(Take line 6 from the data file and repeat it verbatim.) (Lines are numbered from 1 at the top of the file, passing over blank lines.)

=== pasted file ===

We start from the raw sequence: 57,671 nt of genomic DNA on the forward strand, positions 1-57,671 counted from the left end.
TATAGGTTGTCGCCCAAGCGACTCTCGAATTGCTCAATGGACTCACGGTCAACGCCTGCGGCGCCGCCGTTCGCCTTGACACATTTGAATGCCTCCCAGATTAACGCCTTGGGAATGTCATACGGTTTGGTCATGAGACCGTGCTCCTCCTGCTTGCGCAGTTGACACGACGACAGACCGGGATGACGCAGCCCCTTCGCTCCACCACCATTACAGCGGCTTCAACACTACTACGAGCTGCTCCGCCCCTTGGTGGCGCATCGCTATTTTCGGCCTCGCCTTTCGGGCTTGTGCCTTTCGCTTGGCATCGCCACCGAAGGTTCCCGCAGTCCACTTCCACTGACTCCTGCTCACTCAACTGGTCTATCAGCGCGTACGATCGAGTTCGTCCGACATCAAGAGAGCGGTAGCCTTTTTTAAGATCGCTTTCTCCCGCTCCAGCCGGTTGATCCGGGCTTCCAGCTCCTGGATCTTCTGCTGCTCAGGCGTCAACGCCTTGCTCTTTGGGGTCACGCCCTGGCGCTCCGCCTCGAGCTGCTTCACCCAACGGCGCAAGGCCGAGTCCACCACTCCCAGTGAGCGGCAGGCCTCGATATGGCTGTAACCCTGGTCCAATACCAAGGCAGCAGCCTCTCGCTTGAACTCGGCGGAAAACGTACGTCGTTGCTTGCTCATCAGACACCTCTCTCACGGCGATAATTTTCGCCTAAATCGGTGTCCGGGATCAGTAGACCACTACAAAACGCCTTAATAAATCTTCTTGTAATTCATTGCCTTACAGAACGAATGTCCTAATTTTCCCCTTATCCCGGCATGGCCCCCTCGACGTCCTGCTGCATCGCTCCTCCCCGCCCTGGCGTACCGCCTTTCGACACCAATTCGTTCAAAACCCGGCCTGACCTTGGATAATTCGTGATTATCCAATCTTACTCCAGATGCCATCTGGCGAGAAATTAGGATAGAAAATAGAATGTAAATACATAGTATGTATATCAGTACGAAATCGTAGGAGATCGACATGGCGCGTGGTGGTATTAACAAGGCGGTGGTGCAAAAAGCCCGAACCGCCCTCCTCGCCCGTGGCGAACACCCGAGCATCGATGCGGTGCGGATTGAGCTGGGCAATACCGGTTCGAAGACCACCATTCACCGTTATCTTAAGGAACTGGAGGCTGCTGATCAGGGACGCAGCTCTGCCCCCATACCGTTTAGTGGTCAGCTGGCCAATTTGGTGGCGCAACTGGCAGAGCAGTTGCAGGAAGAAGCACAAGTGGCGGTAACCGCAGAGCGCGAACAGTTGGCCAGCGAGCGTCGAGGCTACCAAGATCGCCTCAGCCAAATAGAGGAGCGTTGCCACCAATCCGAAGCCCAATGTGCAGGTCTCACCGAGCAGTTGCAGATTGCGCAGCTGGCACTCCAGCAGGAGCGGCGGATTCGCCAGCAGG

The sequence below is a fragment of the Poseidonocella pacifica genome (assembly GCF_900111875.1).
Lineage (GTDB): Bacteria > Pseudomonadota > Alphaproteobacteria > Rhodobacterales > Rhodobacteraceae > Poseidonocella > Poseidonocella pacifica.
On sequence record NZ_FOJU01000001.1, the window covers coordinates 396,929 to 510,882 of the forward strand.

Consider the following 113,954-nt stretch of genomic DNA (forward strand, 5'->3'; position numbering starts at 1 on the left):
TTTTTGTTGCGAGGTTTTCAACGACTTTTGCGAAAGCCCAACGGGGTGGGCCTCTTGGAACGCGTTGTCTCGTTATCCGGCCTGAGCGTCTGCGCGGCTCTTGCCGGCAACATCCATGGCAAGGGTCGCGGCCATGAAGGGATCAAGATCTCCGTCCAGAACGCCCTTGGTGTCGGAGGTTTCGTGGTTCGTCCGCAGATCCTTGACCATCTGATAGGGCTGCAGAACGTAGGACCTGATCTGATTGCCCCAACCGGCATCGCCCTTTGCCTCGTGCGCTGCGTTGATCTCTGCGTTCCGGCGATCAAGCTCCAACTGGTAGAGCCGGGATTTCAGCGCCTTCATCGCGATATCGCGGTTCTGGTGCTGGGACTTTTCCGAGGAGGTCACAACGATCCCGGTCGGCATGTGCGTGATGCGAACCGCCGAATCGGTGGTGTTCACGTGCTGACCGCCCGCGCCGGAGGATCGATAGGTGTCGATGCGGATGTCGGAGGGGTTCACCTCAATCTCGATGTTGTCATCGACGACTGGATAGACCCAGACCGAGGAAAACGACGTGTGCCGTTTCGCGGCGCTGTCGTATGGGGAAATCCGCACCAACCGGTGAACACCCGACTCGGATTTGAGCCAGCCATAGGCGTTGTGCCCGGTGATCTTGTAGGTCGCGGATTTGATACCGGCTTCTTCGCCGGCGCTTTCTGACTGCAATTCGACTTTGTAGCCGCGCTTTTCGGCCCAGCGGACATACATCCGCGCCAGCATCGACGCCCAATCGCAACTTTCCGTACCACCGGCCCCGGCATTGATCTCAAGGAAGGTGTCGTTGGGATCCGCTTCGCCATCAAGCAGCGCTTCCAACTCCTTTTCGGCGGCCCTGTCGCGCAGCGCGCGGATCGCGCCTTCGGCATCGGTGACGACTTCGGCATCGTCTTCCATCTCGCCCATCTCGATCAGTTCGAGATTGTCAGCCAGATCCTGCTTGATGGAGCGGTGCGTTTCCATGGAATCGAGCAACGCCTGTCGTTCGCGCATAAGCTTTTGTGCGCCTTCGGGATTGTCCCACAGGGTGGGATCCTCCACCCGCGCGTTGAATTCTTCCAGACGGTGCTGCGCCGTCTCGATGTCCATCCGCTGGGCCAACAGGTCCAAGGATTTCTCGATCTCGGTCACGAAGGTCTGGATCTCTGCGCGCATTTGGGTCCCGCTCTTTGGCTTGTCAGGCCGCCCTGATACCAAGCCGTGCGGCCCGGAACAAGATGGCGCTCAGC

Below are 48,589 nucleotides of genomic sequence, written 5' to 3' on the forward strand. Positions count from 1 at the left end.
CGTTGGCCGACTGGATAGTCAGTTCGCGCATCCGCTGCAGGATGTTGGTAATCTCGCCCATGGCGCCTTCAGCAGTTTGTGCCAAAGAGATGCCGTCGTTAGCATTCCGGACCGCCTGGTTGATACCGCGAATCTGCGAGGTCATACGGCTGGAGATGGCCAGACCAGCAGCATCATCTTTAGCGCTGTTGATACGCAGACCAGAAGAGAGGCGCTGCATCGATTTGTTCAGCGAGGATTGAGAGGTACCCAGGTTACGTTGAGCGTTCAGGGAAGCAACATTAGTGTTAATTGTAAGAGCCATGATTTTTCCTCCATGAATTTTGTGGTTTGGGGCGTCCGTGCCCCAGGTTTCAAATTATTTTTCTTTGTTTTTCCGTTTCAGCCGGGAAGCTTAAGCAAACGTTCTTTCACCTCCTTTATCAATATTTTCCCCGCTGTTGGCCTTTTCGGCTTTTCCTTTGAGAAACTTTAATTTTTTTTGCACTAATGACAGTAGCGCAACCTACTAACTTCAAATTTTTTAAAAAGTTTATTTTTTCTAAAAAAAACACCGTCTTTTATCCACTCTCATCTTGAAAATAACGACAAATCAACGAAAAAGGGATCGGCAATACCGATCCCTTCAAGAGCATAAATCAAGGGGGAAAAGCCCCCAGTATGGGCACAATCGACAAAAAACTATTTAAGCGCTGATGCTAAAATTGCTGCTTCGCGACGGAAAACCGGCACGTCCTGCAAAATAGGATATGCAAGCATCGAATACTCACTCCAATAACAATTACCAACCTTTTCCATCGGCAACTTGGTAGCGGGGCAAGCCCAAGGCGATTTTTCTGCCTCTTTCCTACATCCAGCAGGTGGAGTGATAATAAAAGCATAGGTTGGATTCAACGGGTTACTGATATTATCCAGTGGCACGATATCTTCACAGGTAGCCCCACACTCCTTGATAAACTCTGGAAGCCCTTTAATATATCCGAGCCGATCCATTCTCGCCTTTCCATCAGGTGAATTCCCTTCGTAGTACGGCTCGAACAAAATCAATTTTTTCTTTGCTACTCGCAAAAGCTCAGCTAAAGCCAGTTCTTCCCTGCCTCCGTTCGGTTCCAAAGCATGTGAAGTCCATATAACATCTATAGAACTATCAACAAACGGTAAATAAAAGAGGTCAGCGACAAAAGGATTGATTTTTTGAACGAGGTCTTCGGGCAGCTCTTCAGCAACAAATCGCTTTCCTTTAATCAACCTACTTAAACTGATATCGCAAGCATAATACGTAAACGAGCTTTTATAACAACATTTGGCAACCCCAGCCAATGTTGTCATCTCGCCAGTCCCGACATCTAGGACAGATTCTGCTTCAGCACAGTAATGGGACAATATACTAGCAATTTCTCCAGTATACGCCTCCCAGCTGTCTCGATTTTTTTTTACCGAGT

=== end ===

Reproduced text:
Consider the following 113,954-nt stretch of genomic DNA (forward strand, 5'->3'; position numbering starts at 1 on the left):